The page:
I Ordered The Summer Reading Book

It’s almost August, so I finally broke down and ordered the book my daughter, who is a rising high school sophomore, has been assigned for her required summer reading. I didn’t assign it. Her school did, and I’m not gonna lie…I resent it.

First, summer is my time. I’m not complaining. I love our daughter’s school, but summer is my time. I don’t want to receive school emails. I don’t want reminders. I don’t want to see her schedule or her school supplies list. I don’t want any of it, because frankly, I don’t even want to think about school. This is summer. It should be free time… and I’d appreciate it if I could keep it that way.

Alas, I can’t. Every year, we have to do health forms. I took her for her physical early this year, in June, so I wouldn’t have to keep seeing the emails from school, requesting the information. I got her physical done, got the forms signed by the doctor, and sent them in early! Done! I eliminated those weekly “reminder” emails about the health forms. Don’t get me wrong. I’m thankful our school requires them. I’m grateful that they want all her health info, in case they can’t reach me when something happens. But I want to do it all while school is in session. I don’t want to ruin the peace of summer with health forms.

Recently, apparently, there was an email about high school students at our daughter’s school picking up their iPads before school starts. A mom came by my house today, and while she was here, she asked if my daughter is picking up her iPad tomorrow. I hadn’t seen the email, because it is summer, and I don’t check my email very regularly in summer….so ummm…no, she won’t be picking up her iPad tomorrow. It’s July 28th. School doesn’t start till August 21. She would likely misplace the damn thing before school starts if she picked it up now. Aside from that….I don’t want to think about the school iPad yet! Truth be told, I wish she didn’t even have a school iPad.

It’s times like this I wish the whole world could be more like the 1980s. When I was in high school, we had cheerleading practice all summer, but we didn’t talk about school stuff till school was about to start. Summer was for lounging by the pool; eating French fries in the clubhouse; going to the beach, where we walked to Dairy Queen every afternoon; family vacations; watching soap operas (Dr Noah Drake, anyone?); and just hanging with friends. And we never had summer reading!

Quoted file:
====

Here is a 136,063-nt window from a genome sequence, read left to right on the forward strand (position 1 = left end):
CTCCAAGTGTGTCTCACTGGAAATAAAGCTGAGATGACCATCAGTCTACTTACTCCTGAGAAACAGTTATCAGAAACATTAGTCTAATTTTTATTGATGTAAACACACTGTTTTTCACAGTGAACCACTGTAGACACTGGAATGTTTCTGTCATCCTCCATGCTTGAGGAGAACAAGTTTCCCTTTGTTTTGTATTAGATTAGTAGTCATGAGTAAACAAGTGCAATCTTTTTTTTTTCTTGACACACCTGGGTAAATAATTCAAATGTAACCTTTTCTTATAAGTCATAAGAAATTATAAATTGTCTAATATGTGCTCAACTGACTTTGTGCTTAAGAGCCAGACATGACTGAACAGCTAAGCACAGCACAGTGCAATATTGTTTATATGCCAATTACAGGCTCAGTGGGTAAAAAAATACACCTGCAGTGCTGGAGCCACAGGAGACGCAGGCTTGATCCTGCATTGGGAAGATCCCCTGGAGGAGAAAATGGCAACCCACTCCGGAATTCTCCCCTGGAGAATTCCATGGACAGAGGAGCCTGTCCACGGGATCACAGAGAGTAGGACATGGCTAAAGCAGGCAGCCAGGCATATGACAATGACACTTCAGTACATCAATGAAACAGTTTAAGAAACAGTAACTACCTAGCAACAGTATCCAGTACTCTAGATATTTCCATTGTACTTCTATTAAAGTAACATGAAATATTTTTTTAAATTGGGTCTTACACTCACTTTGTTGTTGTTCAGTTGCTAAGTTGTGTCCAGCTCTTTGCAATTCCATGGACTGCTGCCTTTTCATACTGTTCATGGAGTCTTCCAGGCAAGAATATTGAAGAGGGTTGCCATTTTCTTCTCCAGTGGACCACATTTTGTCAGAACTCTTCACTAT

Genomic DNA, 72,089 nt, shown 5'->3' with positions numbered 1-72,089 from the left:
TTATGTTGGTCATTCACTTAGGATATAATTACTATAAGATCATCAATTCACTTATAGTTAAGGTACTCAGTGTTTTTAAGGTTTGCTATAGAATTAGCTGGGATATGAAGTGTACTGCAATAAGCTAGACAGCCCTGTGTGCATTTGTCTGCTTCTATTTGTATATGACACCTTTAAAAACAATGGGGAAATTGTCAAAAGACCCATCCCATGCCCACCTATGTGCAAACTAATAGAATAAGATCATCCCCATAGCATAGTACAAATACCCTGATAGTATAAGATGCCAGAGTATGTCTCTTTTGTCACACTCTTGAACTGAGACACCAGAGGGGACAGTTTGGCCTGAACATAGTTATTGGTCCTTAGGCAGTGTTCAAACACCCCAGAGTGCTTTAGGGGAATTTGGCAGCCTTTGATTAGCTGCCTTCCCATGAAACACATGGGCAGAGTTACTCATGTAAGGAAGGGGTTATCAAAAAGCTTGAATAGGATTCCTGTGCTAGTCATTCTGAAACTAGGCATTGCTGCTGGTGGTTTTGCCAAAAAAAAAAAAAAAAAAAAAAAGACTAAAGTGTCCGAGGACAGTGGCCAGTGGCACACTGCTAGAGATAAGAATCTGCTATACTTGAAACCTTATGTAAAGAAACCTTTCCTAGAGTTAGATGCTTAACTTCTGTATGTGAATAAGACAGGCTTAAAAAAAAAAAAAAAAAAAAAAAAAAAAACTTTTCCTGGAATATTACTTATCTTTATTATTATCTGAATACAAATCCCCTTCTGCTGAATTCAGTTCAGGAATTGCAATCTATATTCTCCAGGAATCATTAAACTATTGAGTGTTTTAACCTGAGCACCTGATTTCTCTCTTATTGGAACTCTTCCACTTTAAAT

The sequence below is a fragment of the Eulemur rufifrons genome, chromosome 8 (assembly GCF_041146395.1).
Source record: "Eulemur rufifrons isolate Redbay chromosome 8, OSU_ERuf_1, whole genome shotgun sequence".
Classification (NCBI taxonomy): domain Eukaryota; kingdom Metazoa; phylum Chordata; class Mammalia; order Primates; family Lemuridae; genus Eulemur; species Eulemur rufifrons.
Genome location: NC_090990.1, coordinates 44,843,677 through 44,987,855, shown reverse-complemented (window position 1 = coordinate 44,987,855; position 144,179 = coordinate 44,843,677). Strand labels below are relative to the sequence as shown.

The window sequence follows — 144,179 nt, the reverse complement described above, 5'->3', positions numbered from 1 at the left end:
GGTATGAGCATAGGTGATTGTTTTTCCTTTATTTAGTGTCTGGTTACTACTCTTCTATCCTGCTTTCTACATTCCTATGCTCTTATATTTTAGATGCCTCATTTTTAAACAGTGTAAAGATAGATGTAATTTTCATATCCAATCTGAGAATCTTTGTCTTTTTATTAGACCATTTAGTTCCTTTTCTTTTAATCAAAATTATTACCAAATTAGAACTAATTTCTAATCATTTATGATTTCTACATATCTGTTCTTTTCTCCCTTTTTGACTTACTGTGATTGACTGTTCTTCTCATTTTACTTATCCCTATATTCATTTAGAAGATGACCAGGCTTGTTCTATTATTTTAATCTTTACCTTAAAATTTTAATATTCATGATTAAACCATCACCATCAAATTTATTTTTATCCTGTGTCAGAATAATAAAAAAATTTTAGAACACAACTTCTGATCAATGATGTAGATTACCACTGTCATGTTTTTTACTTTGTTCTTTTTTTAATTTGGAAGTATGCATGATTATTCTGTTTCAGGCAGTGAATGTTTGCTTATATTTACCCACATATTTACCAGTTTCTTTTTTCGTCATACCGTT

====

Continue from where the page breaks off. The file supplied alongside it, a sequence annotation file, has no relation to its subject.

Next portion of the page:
It is a pain in my butt every…single…year. I know some people have kids who love to read. They love any book they can get their hands on, and I admire that. But mine isn’t that kid. She would rather be running around a field hockey or lacrosse field, hanging out with friends, going to the beach, eating French fries at the club…or other stuff I did in the 1980s. I ordered the book today, though, and it will arrive by the weekend, and she will read it when she reads it. And I will resent it.

I just want her to be a kid while she can be a kid! These kids have so much more pressure on them than we had as teens. As early as seventh grade, parents at her school, in meetings, were asking about curriculum paths for their kids to get into the “right colleges.” Honestly, I don’t give a crap where mine goes. She will go somewhere. But I don’t want her worrying about that, because guess what? She is in 10th grade. She doesn’t know squat. And do you know why she doesn’t know squat? Because she is a kid, and she shouldn’t be having to make life decisions at 15. She should be thinking about teenager stuff and enjoying the lazy days of summer.

Plus, I think kids learn a lot in summer, in a different way. I think they learn about scheduling. If they travel, they learn more about the world in which they live…even if they just travel to a neighboring town. They learn that the world is a big place. They meet new people and hang out with people with whom they don’t go to school. They grow. They play. They learn how to do things on their own. When our daughter was a toddler, any time we traveled…even just for a weekend…I noticed she was different when we got home. She had learned something that made her a little different. Has she ever been changed like that by a book? Maybe, but this was every time we went somewhere…she came home different. Being exposed to different places and people is a different kind of education.